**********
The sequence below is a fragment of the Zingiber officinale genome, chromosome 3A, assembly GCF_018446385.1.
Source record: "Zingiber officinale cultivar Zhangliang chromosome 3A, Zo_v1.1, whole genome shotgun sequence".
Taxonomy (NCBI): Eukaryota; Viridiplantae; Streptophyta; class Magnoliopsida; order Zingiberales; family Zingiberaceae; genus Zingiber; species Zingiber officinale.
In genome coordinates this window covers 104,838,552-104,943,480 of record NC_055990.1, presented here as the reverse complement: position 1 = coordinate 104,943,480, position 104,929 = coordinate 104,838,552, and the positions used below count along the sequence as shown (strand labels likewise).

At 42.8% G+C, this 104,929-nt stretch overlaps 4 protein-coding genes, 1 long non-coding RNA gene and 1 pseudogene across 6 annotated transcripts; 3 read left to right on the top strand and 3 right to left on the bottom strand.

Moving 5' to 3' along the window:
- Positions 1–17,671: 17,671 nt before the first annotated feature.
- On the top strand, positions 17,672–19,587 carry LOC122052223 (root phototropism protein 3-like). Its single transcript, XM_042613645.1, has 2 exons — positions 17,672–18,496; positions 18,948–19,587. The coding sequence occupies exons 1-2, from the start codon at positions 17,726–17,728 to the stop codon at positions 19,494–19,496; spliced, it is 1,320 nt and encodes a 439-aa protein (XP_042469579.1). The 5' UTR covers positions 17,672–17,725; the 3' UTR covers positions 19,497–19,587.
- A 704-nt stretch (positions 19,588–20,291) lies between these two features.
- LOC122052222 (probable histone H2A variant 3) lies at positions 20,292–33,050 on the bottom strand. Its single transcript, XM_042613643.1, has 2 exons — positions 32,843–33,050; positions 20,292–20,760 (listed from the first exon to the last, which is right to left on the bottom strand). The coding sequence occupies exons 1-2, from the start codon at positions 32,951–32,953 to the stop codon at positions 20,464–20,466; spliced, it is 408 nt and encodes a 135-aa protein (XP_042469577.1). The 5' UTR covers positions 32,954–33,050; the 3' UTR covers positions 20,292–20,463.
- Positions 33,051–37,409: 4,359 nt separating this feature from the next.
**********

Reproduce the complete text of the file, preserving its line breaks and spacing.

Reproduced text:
The sequence below is a fragment of the Zingiber officinale genome, chromosome 3A, assembly GCF_018446385.1.
Source record: "Zingiber officinale cultivar Zhangliang chromosome 3A, Zo_v1.1, whole genome shotgun sequence".
Taxonomy (NCBI): Eukaryota; Viridiplantae; Streptophyta; class Magnoliopsida; order Zingiberales; family Zingiberaceae; genus Zingiber; species Zingiber officinale.
In genome coordinates this window covers 104,838,552-104,943,480 of record NC_055990.1, presented here as the reverse complement: position 1 = coordinate 104,943,480, position 104,929 = coordinate 104,838,552, and the positions used below count along the sequence as shown (strand labels likewise).

At 42.8% G+C, this 104,929-nt stretch overlaps 4 protein-coding genes, 1 long non-coding RNA gene and 1 pseudogene across 6 annotated transcripts; 3 read left to right on the top strand and 3 right to left on the bottom strand.

Moving 5' to 3' along the window:
- Positions 1–17,671: 17,671 nt before the first annotated feature.
- On the top strand, positions 17,672–19,587 carry LOC122052223 (root phototropism protein 3-like). Its single transcript, XM_042613645.1, has 2 exons — positions 17,672–18,496; positions 18,948–19,587. The coding sequence occupies exons 1-2, from the start codon at positions 17,726–17,728 to the stop codon at positions 19,494–19,496; spliced, it is 1,320 nt and encodes a 439-aa protein (XP_042469579.1). The 5' UTR covers positions 17,672–17,725; the 3' UTR covers positions 19,497–19,587.
- A 704-nt stretch (positions 19,588–20,291) lies between these two features.
- LOC122052222 (probable histone H2A variant 3) lies at positions 20,292–33,050 on the bottom strand. Its single transcript, XM_042613643.1, has 2 exons — positions 32,843–33,050; positions 20,292–20,760 (listed from the first exon to the last, which is right to left on the bottom strand). The coding sequence occupies exons 1-2, from the start codon at positions 32,951–32,953 to the stop codon at positions 20,464–20,466; spliced, it is 408 nt and encodes a 135-aa protein (XP_042469577.1). The 5' UTR covers positions 32,954–33,050; the 3' UTR covers positions 20,292–20,463.
- Positions 33,051–37,409: 4,359 nt separating this feature from the next.